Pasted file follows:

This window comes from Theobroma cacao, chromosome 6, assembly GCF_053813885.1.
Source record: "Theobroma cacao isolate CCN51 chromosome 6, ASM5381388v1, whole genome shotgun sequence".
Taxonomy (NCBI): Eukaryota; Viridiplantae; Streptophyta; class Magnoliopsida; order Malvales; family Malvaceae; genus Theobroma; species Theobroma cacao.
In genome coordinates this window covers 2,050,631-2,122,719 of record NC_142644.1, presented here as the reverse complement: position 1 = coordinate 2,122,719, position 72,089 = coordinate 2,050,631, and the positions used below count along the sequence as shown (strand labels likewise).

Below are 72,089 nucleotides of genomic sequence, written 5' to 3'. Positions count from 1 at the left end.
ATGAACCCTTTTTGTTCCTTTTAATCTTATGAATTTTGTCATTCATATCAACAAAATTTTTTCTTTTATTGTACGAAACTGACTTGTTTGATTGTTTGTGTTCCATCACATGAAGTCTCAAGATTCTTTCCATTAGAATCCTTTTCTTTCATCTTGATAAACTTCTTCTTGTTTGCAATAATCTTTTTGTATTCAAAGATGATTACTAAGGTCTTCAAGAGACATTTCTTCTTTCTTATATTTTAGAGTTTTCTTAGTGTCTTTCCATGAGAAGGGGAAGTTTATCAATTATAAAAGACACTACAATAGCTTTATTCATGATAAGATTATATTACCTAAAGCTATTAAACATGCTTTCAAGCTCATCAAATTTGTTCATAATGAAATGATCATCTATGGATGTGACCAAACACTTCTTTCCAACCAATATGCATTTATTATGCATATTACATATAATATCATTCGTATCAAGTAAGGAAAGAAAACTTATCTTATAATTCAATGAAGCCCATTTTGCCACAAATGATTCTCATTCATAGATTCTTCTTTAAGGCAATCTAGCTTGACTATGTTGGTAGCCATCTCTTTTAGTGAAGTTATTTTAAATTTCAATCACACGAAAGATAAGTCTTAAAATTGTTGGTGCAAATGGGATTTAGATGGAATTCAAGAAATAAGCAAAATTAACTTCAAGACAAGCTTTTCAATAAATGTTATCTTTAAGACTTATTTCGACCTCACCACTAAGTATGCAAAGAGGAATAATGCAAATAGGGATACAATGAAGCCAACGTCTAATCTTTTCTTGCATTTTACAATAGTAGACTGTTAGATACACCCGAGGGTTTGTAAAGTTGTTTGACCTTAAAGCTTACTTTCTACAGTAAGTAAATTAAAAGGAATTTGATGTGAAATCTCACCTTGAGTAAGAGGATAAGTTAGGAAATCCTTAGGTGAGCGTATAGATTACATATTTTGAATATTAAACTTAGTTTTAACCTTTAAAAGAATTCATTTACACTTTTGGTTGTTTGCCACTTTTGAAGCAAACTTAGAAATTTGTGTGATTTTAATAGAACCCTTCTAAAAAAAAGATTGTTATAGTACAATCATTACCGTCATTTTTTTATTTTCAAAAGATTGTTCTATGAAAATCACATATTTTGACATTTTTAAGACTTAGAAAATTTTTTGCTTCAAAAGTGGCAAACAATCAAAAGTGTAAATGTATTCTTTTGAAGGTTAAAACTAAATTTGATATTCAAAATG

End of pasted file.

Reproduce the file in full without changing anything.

This window comes from Theobroma cacao, chromosome 6, assembly GCF_053813885.1.
Source record: "Theobroma cacao isolate CCN51 chromosome 6, ASM5381388v1, whole genome shotgun sequence".
Taxonomy (NCBI): Eukaryota; Viridiplantae; Streptophyta; class Magnoliopsida; order Malvales; family Malvaceae; genus Theobroma; species Theobroma cacao.
In genome coordinates this window covers 2,050,631-2,122,719 of record NC_142644.1, presented here as the reverse complement: position 1 = coordinate 2,122,719, position 72,089 = coordinate 2,050,631, and the positions used below count along the sequence as shown (strand labels likewise).

Below are 72,089 nucleotides of genomic sequence, written 5' to 3'. Positions count from 1 at the left end.
ATGAACCCTTTTTGTTCCTTTTAATCTTATGAATTTTGTCATTCATATCAACAAAATTTTTTCTTTTATTGTACGAAACTGACTTGTTTGATTGTTTGTGTTCCATCACATGAAGTCTCAAGATTCTTTCCATTAGAATCCTTTTCTTTCATCTTGATAAACTTCTTCTTGTTTGCAATAATCTTTTTGTATTCAAAGATGATTACTAAGGTCTTCAAGAGACATTTCTTCTTTCTTATATTTTAGAGTTTTCTTAGTGTCTTTCCATGAGAAGGGGAAGTTTATCAATTATAAAAGACACTACAATAGCTTTATTCATGATAAGATTATATTACCTAAAGCTATTAAACATGCTTTCAAGCTCATCAAATTTGTTCATAATGAAATGATCATCTATGGATGTGACCAAACACTTCTTTCCAACCAATATGCATTTATTATGCATATTACATATAATATCATTCGTATCAAGTAAGGAAAGAAAACTTATCTTATAATTCAATGAAGCCCATTTTGCCACAAATGATTCTCATTCATAGATTCTTCTTTAAGGCAATCTAGCTTGACTATGTTGGTAGCCATCTCTTTTAGTGAAGTTATTTTAAATTTCAATCACACGAAAGATAAGTCTTAAAATTGTTGGTGCAAATGGGATTTAGATGGAATTCAAGAAATAAGCAAAATTAACTTCAAGACAAGCTTTTCAATAAATGTTATCTTTAAGACTTATTTCGACCTCACCACTAAGTATGCAAAGAGGAATAATGCAAATAGGGATACAATGAAGCCAACGTCTAATCTTTTCTTGCATTTTACAATAGTAGACTGTTAGATACACCCGAGGGTTTGTAAAGTTGTTTGACCTTAAAGCTTACTTTCTACAGTAAGTAAATTAAAAGGAATTTGATGTGAAATCTCACCTTGAGTAAGAGGATAAGTTAGGAAATCCTTAGGTGAGCGTATAGATTACATATTTTGAATATTAAACTTAGTTTTAACCTTTAAAAGAATTCATTTACACTTTTGGTTGTTTGCCACTTTTGAAGCAAACTTAGAAATTTGTGTGATTTTAATAGAACCCTTCTAAAAAAAAGATTGTTATAGTACAATCATTACCGTCATTTTTTTATTTTCAAAAGATTGTTCTATGAAAATCACATATTTTGACATTTTTAAGACTTAGAAAATTTTTTGCTTCAAAAGTGGCAAACAATCAAAAGTGTAAATGTATTCTTTTGAAGGTTAAAACTAAATTTGATATTCAAAATG